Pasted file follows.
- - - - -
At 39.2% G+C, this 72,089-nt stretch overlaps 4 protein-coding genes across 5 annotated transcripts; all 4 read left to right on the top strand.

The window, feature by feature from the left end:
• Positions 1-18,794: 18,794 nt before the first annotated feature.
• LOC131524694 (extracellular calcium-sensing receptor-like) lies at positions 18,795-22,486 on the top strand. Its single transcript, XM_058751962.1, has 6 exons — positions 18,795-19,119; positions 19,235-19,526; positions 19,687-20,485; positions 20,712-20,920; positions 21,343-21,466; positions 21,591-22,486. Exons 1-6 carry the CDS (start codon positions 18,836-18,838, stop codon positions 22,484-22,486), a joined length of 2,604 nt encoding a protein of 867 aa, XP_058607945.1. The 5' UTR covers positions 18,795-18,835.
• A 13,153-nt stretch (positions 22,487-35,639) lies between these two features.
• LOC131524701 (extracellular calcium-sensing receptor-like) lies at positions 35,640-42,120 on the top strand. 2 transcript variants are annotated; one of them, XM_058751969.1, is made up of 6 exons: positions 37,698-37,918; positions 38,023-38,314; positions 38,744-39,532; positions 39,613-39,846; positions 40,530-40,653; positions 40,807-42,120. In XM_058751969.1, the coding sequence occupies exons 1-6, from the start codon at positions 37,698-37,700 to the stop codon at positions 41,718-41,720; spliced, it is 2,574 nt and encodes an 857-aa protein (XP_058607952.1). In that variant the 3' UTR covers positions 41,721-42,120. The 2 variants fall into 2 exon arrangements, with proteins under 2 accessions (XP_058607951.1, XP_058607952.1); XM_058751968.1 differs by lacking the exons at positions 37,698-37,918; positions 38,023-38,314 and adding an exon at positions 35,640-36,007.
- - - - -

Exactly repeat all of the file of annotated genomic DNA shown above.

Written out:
At 39.2% G+C, this 72,089-nt stretch overlaps 4 protein-coding genes across 5 annotated transcripts; all 4 read left to right on the top strand.

The window, feature by feature from the left end:
• Positions 1-18,794: 18,794 nt before the first annotated feature.
• LOC131524694 (extracellular calcium-sensing receptor-like) lies at positions 18,795-22,486 on the top strand. Its single transcript, XM_058751962.1, has 6 exons — positions 18,795-19,119; positions 19,235-19,526; positions 19,687-20,485; positions 20,712-20,920; positions 21,343-21,466; positions 21,591-22,486. Exons 1-6 carry the CDS (start codon positions 18,836-18,838, stop codon positions 22,484-22,486), a joined length of 2,604 nt encoding a protein of 867 aa, XP_058607945.1. The 5' UTR covers positions 18,795-18,835.
• A 13,153-nt stretch (positions 22,487-35,639) lies between these two features.
• LOC131524701 (extracellular calcium-sensing receptor-like) lies at positions 35,640-42,120 on the top strand. 2 transcript variants are annotated; one of them, XM_058751969.1, is made up of 6 exons: positions 37,698-37,918; positions 38,023-38,314; positions 38,744-39,532; positions 39,613-39,846; positions 40,530-40,653; positions 40,807-42,120. In XM_058751969.1, the coding sequence occupies exons 1-6, from the start codon at positions 37,698-37,700 to the stop codon at positions 41,718-41,720; spliced, it is 2,574 nt and encodes an 857-aa protein (XP_058607952.1). In that variant the 3' UTR covers positions 41,721-42,120. The 2 variants fall into 2 exon arrangements, with proteins under 2 accessions (XP_058607951.1, XP_058607952.1); XM_058751968.1 differs by lacking the exons at positions 37,698-37,918; positions 38,023-38,314 and adding an exon at positions 35,640-36,007.